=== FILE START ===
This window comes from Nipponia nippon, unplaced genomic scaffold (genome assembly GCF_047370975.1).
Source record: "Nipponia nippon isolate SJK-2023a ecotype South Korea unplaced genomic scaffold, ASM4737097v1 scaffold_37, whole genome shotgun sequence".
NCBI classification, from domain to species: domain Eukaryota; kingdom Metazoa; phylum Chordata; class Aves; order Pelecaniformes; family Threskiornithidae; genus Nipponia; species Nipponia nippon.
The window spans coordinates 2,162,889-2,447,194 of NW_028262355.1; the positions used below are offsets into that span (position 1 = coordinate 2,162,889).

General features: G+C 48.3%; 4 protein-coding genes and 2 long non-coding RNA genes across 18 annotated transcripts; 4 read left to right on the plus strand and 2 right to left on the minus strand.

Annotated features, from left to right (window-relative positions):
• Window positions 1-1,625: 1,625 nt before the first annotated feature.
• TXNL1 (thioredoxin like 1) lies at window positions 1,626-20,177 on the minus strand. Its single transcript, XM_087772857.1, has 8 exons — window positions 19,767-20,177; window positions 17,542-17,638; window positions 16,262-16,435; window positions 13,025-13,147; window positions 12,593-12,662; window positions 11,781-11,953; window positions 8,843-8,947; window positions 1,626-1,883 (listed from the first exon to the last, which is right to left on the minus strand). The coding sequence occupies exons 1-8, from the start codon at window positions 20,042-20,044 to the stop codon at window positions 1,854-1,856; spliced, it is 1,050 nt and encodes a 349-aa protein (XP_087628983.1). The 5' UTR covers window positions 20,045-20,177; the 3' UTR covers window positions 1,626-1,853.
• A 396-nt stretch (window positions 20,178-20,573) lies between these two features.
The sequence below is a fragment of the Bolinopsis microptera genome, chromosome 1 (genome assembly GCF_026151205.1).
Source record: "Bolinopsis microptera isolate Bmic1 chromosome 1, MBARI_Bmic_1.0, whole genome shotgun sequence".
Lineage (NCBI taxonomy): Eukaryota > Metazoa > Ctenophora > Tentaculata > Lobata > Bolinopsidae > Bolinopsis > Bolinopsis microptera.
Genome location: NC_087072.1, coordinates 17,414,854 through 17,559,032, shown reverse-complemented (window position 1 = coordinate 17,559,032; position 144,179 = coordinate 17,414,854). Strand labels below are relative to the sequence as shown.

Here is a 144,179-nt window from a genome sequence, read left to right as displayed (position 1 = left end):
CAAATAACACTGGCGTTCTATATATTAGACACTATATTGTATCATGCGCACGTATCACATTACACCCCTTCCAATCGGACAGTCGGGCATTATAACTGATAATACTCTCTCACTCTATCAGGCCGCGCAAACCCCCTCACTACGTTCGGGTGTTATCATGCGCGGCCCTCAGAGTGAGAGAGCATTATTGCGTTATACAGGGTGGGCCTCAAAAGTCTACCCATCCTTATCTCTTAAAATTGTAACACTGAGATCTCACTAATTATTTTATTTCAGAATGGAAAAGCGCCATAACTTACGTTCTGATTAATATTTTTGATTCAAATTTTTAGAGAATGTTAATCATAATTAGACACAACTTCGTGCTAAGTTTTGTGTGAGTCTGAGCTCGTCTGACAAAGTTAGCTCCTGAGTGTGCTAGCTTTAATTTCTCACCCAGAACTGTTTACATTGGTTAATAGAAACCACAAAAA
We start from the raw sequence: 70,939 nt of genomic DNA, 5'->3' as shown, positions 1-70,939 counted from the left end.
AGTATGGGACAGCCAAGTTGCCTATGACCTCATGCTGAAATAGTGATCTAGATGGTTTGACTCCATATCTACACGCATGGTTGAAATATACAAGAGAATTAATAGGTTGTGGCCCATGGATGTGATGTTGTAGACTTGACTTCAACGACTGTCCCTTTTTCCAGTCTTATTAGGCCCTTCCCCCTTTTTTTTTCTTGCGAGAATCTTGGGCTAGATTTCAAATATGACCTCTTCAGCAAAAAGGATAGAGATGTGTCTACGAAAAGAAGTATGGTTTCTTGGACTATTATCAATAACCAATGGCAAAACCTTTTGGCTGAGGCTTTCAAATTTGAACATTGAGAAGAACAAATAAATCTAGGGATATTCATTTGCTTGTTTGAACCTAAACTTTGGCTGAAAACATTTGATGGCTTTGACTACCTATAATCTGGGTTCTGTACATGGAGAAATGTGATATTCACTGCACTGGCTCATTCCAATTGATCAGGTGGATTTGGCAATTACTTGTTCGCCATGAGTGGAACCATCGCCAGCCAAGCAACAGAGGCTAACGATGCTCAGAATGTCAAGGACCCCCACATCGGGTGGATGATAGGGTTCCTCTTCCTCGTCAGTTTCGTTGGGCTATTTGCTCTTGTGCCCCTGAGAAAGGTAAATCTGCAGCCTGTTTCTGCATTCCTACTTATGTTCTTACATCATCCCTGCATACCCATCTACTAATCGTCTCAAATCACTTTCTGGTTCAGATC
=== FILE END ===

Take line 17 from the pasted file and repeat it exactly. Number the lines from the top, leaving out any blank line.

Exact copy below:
AGTATGGGACAGCCAAGTTGCCTATGACCTCATGCTGAAATAGTGATCTAGATGGTTTGACTCCATATCTACACGCATGGTTGAAATATACAAGAGAATTAATAGGTTGTGGCCCATGGATGTGATGTTGTAGACTTGACTTCAACGACTGTCCCTTTTTCCAGTCTTATTAGGCCCTTCCCCCTTTTTTTTTCTTGCGAGAATCTTGGGCTAGATTTCAAATATGACCTCTTCAGCAAAAAGGATAGAGATGTGTCTACGAAAAGAAGTATGGTTTCTTGGACTATTATCAATAACCAATGGCAAAACCTTTTGGCTGAGGCTTTCAAATTTGAACATTGAGAAGAACAAATAAATCTAGGGATATTCATTTGCTTGTTTGAACCTAAACTTTGGCTGAAAACATTTGATGGCTTTGACTACCTATAATCTGGGTTCTGTACATGGAGAAATGTGATATTCACTGCACTGGCTCATTCCAATTGATCAGGTGGATTTGGCAATTACTTGTTCGCCATGAGTGGAACCATCGCCAGCCAAGCAACAGAGGCTAACGATGCTCAGAATGTCAAGGACCCCCACATCGGGTGGATGATAGGGTTCCTCTTCCTCGTCAGTTTCGTTGGGCTATTTGCTCTTGTGCCCCTGAGAAAGGTAAATCTGCAGCCTGTTTCTGCATTCCTACTTATGTTCTTACATCATCCCTGCATACCCATCTACTAATCGTCTCAAATCACTTTCTGGTTCAGATC